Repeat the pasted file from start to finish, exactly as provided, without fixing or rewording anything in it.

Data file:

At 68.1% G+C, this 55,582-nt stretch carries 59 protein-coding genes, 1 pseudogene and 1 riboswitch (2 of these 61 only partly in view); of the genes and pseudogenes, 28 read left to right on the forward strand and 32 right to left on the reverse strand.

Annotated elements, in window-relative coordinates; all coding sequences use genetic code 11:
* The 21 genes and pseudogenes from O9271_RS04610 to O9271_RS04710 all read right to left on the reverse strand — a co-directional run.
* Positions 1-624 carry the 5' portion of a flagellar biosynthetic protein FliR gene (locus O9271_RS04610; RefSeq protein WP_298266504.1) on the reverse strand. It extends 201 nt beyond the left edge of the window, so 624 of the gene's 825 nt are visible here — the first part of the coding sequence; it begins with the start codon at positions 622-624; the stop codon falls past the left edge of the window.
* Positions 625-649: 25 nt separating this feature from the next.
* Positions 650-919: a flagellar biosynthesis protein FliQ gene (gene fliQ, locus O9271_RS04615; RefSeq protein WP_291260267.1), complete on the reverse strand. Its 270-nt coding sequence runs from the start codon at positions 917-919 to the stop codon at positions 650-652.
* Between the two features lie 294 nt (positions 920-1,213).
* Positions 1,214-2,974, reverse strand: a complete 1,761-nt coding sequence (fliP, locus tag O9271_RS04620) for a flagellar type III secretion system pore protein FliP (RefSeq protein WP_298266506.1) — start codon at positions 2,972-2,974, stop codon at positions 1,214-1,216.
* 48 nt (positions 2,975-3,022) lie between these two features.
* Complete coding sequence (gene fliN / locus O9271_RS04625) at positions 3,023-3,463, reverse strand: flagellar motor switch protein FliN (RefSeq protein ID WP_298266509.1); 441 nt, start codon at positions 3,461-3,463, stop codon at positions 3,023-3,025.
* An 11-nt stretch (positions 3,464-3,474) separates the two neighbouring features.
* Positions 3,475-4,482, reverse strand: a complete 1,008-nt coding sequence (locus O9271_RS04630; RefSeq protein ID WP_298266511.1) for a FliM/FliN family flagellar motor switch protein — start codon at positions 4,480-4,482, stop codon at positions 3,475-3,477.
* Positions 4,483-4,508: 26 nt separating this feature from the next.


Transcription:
At 68.1% G+C, this 55,582-nt stretch carries 59 protein-coding genes, 1 pseudogene and 1 riboswitch (2 of these 61 only partly in view); of the genes and pseudogenes, 28 read left to right on the forward strand and 32 right to left on the reverse strand.

Annotated elements, in window-relative coordinates; all coding sequences use genetic code 11:
* The 21 genes and pseudogenes from O9271_RS04610 to O9271_RS04710 all read right to left on the reverse strand — a co-directional run.
* Positions 1-624 carry the 5' portion of a flagellar biosynthetic protein FliR gene (locus O9271_RS04610; RefSeq protein WP_298266504.1) on the reverse strand. It extends 201 nt beyond the left edge of the window, so 624 of the gene's 825 nt are visible here — the first part of the coding sequence; it begins with the start codon at positions 622-624; the stop codon falls past the left edge of the window.
* Positions 625-649: 25 nt separating this feature from the next.
* Positions 650-919: a flagellar biosynthesis protein FliQ gene (gene fliQ, locus O9271_RS04615; RefSeq protein WP_291260267.1), complete on the reverse strand. Its 270-nt coding sequence runs from the start codon at positions 917-919 to the stop codon at positions 650-652.
* Between the two features lie 294 nt (positions 920-1,213).
* Positions 1,214-2,974, reverse strand: a complete 1,761-nt coding sequence (fliP, locus tag O9271_RS04620) for a flagellar type III secretion system pore protein FliP (RefSeq protein WP_298266506.1) — start codon at positions 2,972-2,974, stop codon at positions 1,214-1,216.
* 48 nt (positions 2,975-3,022) lie between these two features.
* Complete coding sequence (gene fliN / locus O9271_RS04625) at positions 3,023-3,463, reverse strand: flagellar motor switch protein FliN (RefSeq protein ID WP_298266509.1); 441 nt, start codon at positions 3,461-3,463, stop codon at positions 3,023-3,025.
* An 11-nt stretch (positions 3,464-3,474) separates the two neighbouring features.
* Positions 3,475-4,482, reverse strand: a complete 1,008-nt coding sequence (locus O9271_RS04630; RefSeq protein ID WP_298266511.1) for a FliM/FliN family flagellar motor switch protein — start codon at positions 4,480-4,482, stop codon at positions 3,475-3,477.
* Positions 4,483-4,508: 26 nt separating this feature from the next.